_Dīn_ (_دين_) Religion

_Bōstān_ (_bō_ 'aroma, scent' + _-stan_ place-name element) Garden

_Bust_ān'

(_بستان_)Garden

_Čarāg_ Lamp

_Sirāj_ (_سراج_) Lamp

_Tag_ Crown, tiara

_T_ā_j_ (_تاج_) Crown

_Pargār_ Compass

_Firjār_ (_فرجار_) Compass (drawing tool)

_Ravāg_ Current

_Rawāj_ (_رواج_) Popularity

_Ravāk_ (older form of _ravāg_; from the root _rav_ (v. _raftan_) 'to go') Current

_Riwāq_ (_رواق_) Place of passage, corridor

_Gund_ Army, troop

_Jund_ (_جند_) Army

_Šalwār_ Trousers

_Sirwāl_ (_سروال_) Trousers

_Rōstāk_ Village, district, province

_Ruzdāq_ (_رزداق_) Village

_Zar-parān_ Saffron

_zaʿfarān_ (_زعفران_) Saffron

COMPARISON OF MIDDLE PERSIAN AND MODERN PERSIAN NAMES

MIDDLE PERSIAN NEW PERSIAN OLD PERSIAN ENGLISH

Anāhid Nāhid Anāhitā Anahita
Anahita

Artaxšēr Ardašir Artaxšatra Artaxerxes

Mitr Mehr Mithra Mithra

Rokhsāna Roksāne Rokh-šwana Roxana

Pāpak Bābak

Āleksandar, Sukandar Eskandar

Alexander the Great

Pērōz Pīruz Pērōč

Mithradāt Mehrdād

Mithridates

Borān Borān

Borān

Husraw, Xusraw Khosrow

Chosroes

Zaratu(x)št Zartōšt Zartušt Zoroaster

Ōhrmazd Hormizd Ahura Mazda Ahura Mazda , astr. Jupiter
Jupiter

_ MIDDLE PERSIAN TEST _ of at Wikimedia Incubator

SEE ALSO

* Avestan * Old Persian * Parthian language * Persian language * Persian language#History * Middle Persian literature

REFERENCES

* ^ Hammarström, Harald; Forkel, Robert; Haspelmath, Martin; Bank, Sebastian, eds. (2016). "Pahlavi". _ Glottolog 2.7 _. Jena: Max Planck Institute for the Science of Human History. * ^ _A_ _B_ "Linguist List - Description of Pehlevi". Detroit: Eastern Michigan University. 2007. * ^ See also Omniglot.com\'s page on Middle Persian
Middle Persian
scripts * ^ Spooner, Brian ; Hanaway, William L. (2012). _Literacy in the Persianate World: Writing and the Social Order_. University of Pennsylvania Press. ISBN 1-934536-56-3 . , p. 14. * ^ Strazny, P. (2005). Encyclopedia of Linguistics (p. 325). New York: Fitzroy Dearborn. * ^ Joneidi, F. (n.d.). (Pahlavi Language and Script: Sassanid and Arsacid) نامه پهلواني خودآموز زبان پهلوي (p. 24). Balkh (نشر بلخ). * ^ Joneidi, F. (n.d.). (Pahlavi Language and Script: Sassanid and Arsacid) نامه پهلواني خودآموز زبان پهلوي (p. 231). Balkh (نشر بلخ), -ik adjective-forming element (ایک،ای، پسوند نسبت: _ ) * ^ "-ic". Etymology Online_. Retrieved 12 December 2015. * ^ Sundermann, Werner. 1989. Mittelpersisch. P. 141. In _Compendium Linguarum Iranicarum_ (ed. Rüdiger Schmidt). * ^ Sundermann, Werner. 1989. Mittelpersisch. P. 138. In _Compendium Linguarum Iranicarum_ (ed. Rüdiger Schmidt). * ^ Sundermann, Werner. 1989. Mittelpersisch. P. 143. In _Compendium Linguarum Iranicarum_ (ed. Rüdiger Schmidt). * ^ R. Mehri\'s Parsik/Pahlavi Web page (archived copy) at the Internet Archive * ^ Joneidi, F. (1966). Pahlavi Script and Language (Arsacid and Sassanid) نامه پهلوانی: آموزش خط و زبان پهلوی اشکانی و ساسانی (p. 54). Balkh (نشر بلخ). * ^ David Neil MacKenzie (1971). _A Concise Pahlavi Dictionary_. London: Oxford University Press. * ^ Joneidi, F. (1972). The Story of Iran. First Book: Beginning of Time to Dormancy of Mount Damavand (داستان ایران بر بنیاد گفتارهای ایرانی، دفتر نخست: از آغاز تا خاموشی دماوند). * ^ Strazny, P. (2005). Encyclopedia of linguistics (p. 325). New York: Fitzroy Dearborn. * ^ Mackenzie, D. N. (2014). _A Concise Pahlavi Dictionary_. Routledge. ISBN 978-1-136-61396-8 . * ^ "ARABIC LANGUAGE ii. Iranian loanwords in Arabic". _Encyclopædia Iranica_. 15 December 1986. Retrieved 31 December 2015.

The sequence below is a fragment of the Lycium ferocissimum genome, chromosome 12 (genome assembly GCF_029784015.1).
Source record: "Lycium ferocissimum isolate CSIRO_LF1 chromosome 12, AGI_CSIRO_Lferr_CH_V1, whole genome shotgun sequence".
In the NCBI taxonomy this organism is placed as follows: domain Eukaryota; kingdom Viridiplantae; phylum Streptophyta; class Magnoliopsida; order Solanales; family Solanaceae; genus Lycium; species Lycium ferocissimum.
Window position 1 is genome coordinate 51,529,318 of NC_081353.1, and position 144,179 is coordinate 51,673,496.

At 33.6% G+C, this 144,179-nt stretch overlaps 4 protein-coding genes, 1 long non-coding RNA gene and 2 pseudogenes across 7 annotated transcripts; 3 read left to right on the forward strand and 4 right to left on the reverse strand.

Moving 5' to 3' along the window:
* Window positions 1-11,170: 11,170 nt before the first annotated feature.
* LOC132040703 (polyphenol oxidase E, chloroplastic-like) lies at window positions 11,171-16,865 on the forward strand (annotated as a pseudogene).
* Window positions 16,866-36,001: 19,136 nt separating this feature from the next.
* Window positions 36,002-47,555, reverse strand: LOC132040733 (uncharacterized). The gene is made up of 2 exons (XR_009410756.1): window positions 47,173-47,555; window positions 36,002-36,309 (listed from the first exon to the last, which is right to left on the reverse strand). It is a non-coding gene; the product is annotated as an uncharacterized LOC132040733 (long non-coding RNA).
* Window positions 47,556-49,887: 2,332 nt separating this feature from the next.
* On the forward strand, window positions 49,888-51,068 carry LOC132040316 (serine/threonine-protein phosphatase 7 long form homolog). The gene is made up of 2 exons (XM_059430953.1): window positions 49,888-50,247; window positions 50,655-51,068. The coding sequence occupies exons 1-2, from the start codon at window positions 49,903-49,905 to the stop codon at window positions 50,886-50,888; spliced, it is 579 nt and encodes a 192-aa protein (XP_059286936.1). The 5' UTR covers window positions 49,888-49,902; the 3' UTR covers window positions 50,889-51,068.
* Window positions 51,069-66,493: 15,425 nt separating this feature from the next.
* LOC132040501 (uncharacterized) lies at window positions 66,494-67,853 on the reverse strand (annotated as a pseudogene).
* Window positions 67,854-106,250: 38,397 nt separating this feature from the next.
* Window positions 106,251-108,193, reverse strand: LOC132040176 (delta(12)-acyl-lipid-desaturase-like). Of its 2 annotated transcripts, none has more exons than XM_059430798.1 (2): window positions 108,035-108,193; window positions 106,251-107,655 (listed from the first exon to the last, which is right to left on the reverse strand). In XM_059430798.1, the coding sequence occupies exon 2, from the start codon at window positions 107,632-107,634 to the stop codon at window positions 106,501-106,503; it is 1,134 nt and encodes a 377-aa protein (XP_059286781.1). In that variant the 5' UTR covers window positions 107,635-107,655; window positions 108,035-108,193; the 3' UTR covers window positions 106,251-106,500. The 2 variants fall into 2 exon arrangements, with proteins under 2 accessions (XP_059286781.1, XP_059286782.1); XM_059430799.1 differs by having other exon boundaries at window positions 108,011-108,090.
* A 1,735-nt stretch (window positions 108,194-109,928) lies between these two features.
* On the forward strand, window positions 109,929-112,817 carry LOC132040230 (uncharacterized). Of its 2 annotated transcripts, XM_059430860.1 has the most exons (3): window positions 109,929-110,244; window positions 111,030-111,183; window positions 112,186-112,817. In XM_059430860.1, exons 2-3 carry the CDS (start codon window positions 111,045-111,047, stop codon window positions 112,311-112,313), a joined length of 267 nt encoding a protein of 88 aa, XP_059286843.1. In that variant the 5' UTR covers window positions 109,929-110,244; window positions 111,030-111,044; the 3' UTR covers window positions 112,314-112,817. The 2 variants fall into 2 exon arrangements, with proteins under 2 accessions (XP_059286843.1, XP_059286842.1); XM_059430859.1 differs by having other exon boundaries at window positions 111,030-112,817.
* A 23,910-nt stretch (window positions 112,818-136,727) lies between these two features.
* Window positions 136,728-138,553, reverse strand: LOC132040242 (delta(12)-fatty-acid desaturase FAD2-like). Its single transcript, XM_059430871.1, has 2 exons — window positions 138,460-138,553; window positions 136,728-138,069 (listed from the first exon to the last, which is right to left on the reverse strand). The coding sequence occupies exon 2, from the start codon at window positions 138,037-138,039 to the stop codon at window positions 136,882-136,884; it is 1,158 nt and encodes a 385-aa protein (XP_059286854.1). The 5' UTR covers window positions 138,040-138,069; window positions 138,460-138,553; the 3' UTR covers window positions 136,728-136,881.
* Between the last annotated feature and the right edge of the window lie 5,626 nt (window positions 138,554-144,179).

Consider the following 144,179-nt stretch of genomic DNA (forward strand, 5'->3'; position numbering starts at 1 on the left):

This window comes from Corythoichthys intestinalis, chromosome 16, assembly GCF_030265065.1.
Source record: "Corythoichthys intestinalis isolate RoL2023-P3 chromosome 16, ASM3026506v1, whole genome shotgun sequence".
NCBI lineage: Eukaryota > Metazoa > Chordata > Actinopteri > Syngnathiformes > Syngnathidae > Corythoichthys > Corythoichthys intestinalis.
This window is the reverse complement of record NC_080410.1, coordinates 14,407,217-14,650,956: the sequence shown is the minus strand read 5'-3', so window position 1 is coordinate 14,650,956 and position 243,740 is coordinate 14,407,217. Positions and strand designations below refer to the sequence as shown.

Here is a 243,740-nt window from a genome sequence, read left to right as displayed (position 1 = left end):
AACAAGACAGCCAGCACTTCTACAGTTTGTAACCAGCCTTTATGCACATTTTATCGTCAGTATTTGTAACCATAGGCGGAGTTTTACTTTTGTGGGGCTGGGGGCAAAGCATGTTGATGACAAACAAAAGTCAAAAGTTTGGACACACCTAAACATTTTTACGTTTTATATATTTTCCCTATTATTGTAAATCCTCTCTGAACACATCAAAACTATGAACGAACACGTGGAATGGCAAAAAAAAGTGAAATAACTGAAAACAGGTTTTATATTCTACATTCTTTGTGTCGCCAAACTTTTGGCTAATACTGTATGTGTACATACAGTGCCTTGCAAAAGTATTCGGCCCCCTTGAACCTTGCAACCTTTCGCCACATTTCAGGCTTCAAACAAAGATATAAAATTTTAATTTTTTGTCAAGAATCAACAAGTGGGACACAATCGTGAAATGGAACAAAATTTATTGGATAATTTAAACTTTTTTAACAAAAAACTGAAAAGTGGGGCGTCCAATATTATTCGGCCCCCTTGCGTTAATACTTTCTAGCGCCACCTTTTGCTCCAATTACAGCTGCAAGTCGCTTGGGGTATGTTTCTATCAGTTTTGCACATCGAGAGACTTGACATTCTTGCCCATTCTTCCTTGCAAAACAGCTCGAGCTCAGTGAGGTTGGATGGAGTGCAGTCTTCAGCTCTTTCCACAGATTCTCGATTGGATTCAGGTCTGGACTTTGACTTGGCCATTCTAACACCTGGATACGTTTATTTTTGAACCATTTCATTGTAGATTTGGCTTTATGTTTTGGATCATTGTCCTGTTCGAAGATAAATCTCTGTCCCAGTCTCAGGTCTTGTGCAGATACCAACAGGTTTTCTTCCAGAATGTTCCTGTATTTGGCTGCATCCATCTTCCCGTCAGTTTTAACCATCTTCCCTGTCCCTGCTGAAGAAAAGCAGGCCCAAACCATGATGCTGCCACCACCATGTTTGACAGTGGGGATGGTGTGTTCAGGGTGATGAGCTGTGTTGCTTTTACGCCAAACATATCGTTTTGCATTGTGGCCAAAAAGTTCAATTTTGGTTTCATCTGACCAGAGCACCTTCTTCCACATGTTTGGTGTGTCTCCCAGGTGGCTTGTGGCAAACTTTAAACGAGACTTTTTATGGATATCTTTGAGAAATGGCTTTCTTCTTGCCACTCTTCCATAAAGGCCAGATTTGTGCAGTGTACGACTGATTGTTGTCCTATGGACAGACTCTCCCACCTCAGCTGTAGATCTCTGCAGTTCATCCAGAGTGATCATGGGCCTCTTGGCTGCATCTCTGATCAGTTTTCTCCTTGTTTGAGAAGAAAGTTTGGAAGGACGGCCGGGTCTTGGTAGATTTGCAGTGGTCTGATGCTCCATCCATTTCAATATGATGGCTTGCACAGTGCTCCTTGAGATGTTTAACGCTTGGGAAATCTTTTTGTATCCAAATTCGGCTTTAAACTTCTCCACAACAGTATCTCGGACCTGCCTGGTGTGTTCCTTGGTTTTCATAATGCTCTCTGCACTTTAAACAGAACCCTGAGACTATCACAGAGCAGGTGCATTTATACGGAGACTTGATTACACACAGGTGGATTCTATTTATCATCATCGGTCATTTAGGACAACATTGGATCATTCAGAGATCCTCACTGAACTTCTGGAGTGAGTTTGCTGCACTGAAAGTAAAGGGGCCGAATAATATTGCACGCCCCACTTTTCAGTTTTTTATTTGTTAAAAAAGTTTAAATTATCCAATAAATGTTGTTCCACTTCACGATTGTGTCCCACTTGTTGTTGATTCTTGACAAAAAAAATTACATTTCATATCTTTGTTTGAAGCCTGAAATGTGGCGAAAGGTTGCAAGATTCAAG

* ^ Joneidi, F. (1965). Dictionary of Pahlavi Ideograms (فرهنگ هزوارش هاي دبيره پهلوي) (p. 8). Balkh (نشر بلخ).

SOURCES

* _Lessons in Pahlavi-Pazend_ by S.D.Bharuchī and E.S.D.Bharucha (1908) at the Internet Archive - Part 1 and 2 * Middle Persian
Middle Persian
texts on TITUS * Scholar Raham Asha\'s website, including many Middle Persian
Middle Persian
texts in original and translation * An organization promoting the revival of Middle Persian
Middle Persian
as a literary and spoken language (contains a grammar and lessons) * Edward Thomas (1868). _Early Sassanian inscriptions, seals and coins_. Trübner. p. 137. Retrieved 2011-07-05.

* v * t * e

Persian language

HISTORY

* Old Persian * Middle Persian * Modern Persian

DIALECTS AND VARIETIES

* Western (_Iranian_) * Dari (_Afghan_) * Tajik * `imi (Kuwaiti) * Hazaragi * Tat * Aimaq * Judeo-Persian (_Dzhidi_) * Judeo-Tat (_Juhuri_) * Judeo-Tajik (_Bukhori_)

LANGUAGE FEATURES

* Vocabulary

* Nouns * Verbs

* Phonology

GRAMMAR

* Standard New Persian * Central Asian Persian

WRITING SYSTEMS

* Old Persian cuneiform * Pahlavi scripts

* Persian alphabet

* Persian calligraphy

* Tajik alphabet

* Romanized Persian alphabet

* Fingilish

* Persian Braille

LITERATURE

* Persian literature * Middle Persian literature * Tajik literature

* v * t * e

Persian literature

OLD

* Behistun Inscription * Old Persian inscriptions * Ganjnameh * Inscription of Xerxes the Great in Van Fortress
Van Fortress
* Achaemenid inscription in the Kharg Island

MIDDLE

* Ayadgar-i Zariran * Counsels of Adurbad-e Mahrspandan * Dēnkard * Book of Jamasp * Book of Arda Viraf * Karnamak-i Artaxshir-i Papakan * Cube of Zoroaster * Dana-i Menog Khrat * Shabuhragan of Mani * Shahrestanha-ye Eranshahr * Bundahishn * Menog-i Khrad * Jamasp Namag * Dadestan-i Denig * Anthology of Zadspram * Warshtmansr * Zand-i Wahman yasn * Drakht-i Asurig * Shikand-gumanig Vizar